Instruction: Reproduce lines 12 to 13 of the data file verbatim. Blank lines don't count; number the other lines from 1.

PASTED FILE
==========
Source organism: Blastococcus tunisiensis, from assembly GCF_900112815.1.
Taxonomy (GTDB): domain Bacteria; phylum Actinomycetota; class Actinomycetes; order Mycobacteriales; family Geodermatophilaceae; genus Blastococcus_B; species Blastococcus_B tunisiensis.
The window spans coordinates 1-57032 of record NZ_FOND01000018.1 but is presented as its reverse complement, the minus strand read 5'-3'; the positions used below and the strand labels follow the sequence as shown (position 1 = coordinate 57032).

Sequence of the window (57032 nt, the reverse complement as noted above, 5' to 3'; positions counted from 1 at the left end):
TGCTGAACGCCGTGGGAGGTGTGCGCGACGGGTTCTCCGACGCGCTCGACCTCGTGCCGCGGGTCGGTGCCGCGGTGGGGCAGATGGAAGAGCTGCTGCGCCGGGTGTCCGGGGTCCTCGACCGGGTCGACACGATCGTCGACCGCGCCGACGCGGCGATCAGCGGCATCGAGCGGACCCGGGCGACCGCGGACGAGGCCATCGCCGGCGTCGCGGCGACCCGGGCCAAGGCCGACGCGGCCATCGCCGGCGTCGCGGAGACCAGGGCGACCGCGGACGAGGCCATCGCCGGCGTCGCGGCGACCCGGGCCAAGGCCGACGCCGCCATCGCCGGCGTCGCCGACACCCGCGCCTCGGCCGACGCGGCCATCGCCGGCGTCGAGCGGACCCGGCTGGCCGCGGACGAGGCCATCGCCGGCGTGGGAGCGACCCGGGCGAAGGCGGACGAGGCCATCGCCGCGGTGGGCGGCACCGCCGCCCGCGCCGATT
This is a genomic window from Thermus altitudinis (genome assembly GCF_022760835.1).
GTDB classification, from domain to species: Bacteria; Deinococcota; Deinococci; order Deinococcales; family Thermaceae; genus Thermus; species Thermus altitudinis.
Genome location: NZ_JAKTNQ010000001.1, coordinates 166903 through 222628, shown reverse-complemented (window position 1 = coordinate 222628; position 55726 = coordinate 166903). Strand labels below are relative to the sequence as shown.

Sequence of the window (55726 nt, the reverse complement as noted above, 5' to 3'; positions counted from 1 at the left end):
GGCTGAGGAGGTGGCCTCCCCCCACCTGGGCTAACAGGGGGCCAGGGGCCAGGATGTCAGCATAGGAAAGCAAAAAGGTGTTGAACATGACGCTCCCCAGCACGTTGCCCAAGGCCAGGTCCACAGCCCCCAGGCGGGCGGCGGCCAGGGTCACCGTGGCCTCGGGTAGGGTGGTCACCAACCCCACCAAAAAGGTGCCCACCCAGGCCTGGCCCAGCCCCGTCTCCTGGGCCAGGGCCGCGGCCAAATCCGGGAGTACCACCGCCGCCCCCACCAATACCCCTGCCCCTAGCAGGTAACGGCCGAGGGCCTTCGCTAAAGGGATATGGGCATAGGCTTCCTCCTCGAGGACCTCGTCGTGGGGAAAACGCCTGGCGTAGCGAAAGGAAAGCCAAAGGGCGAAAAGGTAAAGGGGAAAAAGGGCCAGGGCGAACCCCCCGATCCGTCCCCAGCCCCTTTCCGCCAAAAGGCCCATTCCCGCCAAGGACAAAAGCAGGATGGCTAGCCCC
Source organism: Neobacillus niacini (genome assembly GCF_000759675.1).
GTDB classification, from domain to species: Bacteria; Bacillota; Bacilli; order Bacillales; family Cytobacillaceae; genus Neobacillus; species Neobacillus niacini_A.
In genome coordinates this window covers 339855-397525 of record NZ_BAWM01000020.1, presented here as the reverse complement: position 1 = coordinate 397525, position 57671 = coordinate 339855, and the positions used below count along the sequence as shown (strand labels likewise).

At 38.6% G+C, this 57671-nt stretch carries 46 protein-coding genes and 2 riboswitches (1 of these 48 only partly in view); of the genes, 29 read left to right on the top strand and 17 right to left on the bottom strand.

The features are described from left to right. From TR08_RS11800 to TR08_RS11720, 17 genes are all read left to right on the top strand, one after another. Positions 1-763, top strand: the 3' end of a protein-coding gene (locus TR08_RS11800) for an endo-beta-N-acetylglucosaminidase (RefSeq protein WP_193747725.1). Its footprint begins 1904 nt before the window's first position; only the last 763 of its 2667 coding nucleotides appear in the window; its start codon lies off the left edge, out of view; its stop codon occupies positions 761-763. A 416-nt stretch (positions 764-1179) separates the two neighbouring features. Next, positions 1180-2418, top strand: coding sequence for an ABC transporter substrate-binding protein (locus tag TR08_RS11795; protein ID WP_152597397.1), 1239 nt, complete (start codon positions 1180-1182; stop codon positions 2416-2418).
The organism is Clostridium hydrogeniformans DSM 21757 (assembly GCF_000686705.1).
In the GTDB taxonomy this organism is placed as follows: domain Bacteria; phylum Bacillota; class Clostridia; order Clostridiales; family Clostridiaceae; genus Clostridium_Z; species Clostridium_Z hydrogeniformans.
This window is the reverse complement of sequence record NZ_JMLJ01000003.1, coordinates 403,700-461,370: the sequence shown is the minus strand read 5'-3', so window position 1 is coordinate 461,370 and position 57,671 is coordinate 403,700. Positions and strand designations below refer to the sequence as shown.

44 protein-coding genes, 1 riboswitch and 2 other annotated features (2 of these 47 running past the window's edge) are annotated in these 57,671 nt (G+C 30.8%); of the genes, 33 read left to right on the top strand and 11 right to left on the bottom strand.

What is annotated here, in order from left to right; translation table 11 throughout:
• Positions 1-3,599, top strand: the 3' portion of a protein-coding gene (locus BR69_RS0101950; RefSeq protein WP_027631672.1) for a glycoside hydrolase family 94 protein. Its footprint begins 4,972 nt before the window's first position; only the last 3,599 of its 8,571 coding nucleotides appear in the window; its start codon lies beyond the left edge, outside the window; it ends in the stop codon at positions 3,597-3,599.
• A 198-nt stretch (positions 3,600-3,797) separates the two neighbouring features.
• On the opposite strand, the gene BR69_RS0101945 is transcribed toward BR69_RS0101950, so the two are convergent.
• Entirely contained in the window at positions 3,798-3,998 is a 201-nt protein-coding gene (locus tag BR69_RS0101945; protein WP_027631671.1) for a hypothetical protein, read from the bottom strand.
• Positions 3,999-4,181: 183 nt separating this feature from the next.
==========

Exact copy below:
GTDB classification, from domain to species: Bacteria; Bacillota; Bacilli; order Bacillales; family Cytobacillaceae; genus Neobacillus; species Neobacillus niacini_A.
In genome coordinates this window covers 339855-397525 of record NZ_BAWM01000020.1, presented here as the reverse complement: position 1 = coordinate 397525, position 57671 = coordinate 339855, and the positions used below count along the sequence as shown (strand labels likewise).